Paso Robles is a large winegrowing area at the southern end of California's Central Coast region. At 666,500 acres (270,000ha) the official Paso Robles AVA is among California's very largest; it effectively covers the northern half of San Luis Obispo County. Paso Robles wines are typified by rich, ripe reds based on warm-climate varieties such as Zinfandel, Cabernet Sauvignon, Merlot and the Rhone Valley trio Grenache, Syrah and Mourvedre.
In 2013, proposals to create specific sub-AVAs in Paso Robles were ratified and the region was divided into 11 new designated appellations. Previously, Paso Robles had been the largest AVA in California to remain un-subdivided; in contrast, it is three times the size of the Napa Valley viticultural area, which has 16 individual designated sub-appellations. The sub-division recognizes the diverse growing regions in Paso Robles, with altitudes ranging from 700 to 2,400 feet (213-730m), a range of soils, and varying degrees of regional influence of the marine effects of the Pacific Ocean.
© Wikimedia/SD Dirk
Viticulture here dates back to the late 18th Century, when the first wine grapes (most likely of the Mission variety) were planted by Spanish missionaries. The first commercial winery was established in 1882, incorporating the region's earlist Zinfandel vines. Today, wine from Paso Robles are made from a wide range of grapes. The majority are made from the warm-climate varieties mentioned above, but varieties such as Pinot Noir and Chardonnay are also found, mostly in the very coolest vineyards of the region.
The AVA's northern limit is marked by the county line with Monterey County, from where it stretches southwards along the Salinas river valley for about 35 miles (55km). It stops just short of San Luis Obispo city, just on the other side of which lies the Edna Valley and Arroyo Grande Valley AVAs. Its western edge is defined by the Santa Lucia coastal mountains, beyond which lies the Pacific coastline.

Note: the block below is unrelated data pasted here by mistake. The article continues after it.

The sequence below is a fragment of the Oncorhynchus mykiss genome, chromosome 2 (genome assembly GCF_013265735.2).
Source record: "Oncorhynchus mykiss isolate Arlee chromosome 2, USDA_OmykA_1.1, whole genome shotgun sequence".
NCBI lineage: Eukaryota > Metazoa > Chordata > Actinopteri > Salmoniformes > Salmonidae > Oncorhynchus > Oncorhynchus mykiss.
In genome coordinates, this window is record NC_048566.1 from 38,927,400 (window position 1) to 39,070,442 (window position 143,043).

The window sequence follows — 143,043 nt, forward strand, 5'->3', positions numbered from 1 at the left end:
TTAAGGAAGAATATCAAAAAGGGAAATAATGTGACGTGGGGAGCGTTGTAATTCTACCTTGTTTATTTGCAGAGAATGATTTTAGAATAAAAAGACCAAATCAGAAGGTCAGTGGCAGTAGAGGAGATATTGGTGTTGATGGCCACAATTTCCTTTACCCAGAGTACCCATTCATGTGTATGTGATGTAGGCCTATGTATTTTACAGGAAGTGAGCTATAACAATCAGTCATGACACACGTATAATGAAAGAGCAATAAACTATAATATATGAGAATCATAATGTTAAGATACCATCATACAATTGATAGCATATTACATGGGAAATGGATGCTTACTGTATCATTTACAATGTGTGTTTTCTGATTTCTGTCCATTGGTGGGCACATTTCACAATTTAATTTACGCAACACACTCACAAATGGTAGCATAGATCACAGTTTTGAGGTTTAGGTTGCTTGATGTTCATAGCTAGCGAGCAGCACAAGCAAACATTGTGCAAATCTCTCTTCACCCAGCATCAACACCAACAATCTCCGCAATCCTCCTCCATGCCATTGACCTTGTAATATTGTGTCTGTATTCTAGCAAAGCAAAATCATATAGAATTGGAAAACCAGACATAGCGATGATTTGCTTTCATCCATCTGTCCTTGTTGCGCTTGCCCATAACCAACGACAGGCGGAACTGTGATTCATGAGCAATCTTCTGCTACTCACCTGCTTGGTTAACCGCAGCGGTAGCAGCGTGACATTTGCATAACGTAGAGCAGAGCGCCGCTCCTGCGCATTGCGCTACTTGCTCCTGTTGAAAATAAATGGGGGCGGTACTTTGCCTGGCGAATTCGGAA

Despite its proximity to the Pacific Ocean, Paso Robles' climate is remarkably warm and continental. This is due largely to to the hills that lie between the main vineyard areas and the coast. These shield the area from climate-moderating coastal influences, meaning hot days and cool nights almost everywhere within the AVA. The region is not entirely bereft of refreshing coastal breezes, however, thanks to the "Templeton Gap". This is not a single gap per se, but a series of narrow river valleys that bisect the Santa Lucia range, collectively allowing Paso Robles to "breathe" cool, coastal air in the afternoon and early evening. Regions vary in climate largely due to their proximity to the Templeton Gap and their relationship to the shielding effects of the Santa Lucia range and the Temblor Range to the east.
The scale of soil diversity throughout Paso Robles is tremendous and it is not unusual to have several types within one vineyard site. Primarily, bedrock is composed of weathered granite, volcanic and marine sedimentary rocks overlayed with shallow combinations of sandstone, mudstone or calcareous shales. This is a stark comparison to the deep, fertile soils predominately found elsewhere in California.